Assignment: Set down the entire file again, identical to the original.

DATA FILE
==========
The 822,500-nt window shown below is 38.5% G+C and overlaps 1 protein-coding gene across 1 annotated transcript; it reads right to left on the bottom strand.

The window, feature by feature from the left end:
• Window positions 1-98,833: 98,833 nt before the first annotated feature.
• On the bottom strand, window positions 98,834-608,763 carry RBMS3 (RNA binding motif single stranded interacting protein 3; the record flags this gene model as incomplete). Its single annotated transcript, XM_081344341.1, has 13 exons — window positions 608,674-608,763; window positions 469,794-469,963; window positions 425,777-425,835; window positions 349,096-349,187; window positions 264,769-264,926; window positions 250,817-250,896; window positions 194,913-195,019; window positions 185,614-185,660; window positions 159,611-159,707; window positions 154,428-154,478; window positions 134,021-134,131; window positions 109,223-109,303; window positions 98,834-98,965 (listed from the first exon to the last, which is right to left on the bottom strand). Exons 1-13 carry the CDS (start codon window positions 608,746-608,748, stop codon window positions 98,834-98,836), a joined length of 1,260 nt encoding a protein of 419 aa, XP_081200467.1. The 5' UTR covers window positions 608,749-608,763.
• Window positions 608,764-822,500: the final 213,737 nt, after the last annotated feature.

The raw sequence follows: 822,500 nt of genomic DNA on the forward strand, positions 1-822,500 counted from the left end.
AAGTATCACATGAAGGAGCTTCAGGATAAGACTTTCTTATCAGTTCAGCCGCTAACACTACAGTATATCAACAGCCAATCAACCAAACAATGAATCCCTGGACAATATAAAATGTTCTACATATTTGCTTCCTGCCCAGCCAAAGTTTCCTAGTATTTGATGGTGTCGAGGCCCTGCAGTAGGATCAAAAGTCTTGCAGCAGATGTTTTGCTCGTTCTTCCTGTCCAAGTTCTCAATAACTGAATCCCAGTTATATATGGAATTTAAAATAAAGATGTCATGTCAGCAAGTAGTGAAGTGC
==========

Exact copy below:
The 822,500-nt window shown below is 38.5% G+C and overlaps 1 protein-coding gene across 1 annotated transcript; it reads right to left on the bottom strand.

The window, feature by feature from the left end:
• Window positions 1-98,833: 98,833 nt before the first annotated feature.
• On the bottom strand, window positions 98,834-608,763 carry RBMS3 (RNA binding motif single stranded interacting protein 3; the record flags this gene model as incomplete). Its single annotated transcript, XM_081344341.1, has 13 exons — window positions 608,674-608,763; window positions 469,794-469,963; window positions 425,777-425,835; window positions 349,096-349,187; window positions 264,769-264,926; window positions 250,817-250,896; window positions 194,913-195,019; window positions 185,614-185,660; window positions 159,611-159,707; window positions 154,428-154,478; window positions 134,021-134,131; window positions 109,223-109,303; window positions 98,834-98,965 (listed from the first exon to the last, which is right to left on the bottom strand). Exons 1-13 carry the CDS (start codon window positions 608,746-608,748, stop codon window positions 98,834-98,836), a joined length of 1,260 nt encoding a protein of 419 aa, XP_081200467.1. The 5' UTR covers window positions 608,749-608,763.
• Window positions 608,764-822,500: the final 213,737 nt, after the last annotated feature.

The raw sequence follows: 822,500 nt of genomic DNA on the forward strand, positions 1-822,500 counted from the left end.
AAGTATCACATGAAGGAGCTTCAGGATAAGACTTTCTTATCAGTTCAGCCGCTAACACTACAGTATATCAACAGCCAATCAACCAAACAATGAATCCCTGGACAATATAAAATGTTCTACATATTTGCTTCCTGCCCAGCCAAAGTTTCCTAGTATTTGATGGTGTCGAGGCCCTGCAGTAGGATCAAAAGTCTTGCAGCAGATGTTTTGCTCGTTCTTCCTGTCCAAGTTCTCAATAACTGAATCCCAGTTATATATGGAATTTAAAATAAAGATGTCATGTCAGCAAGTAGTGAAGTGC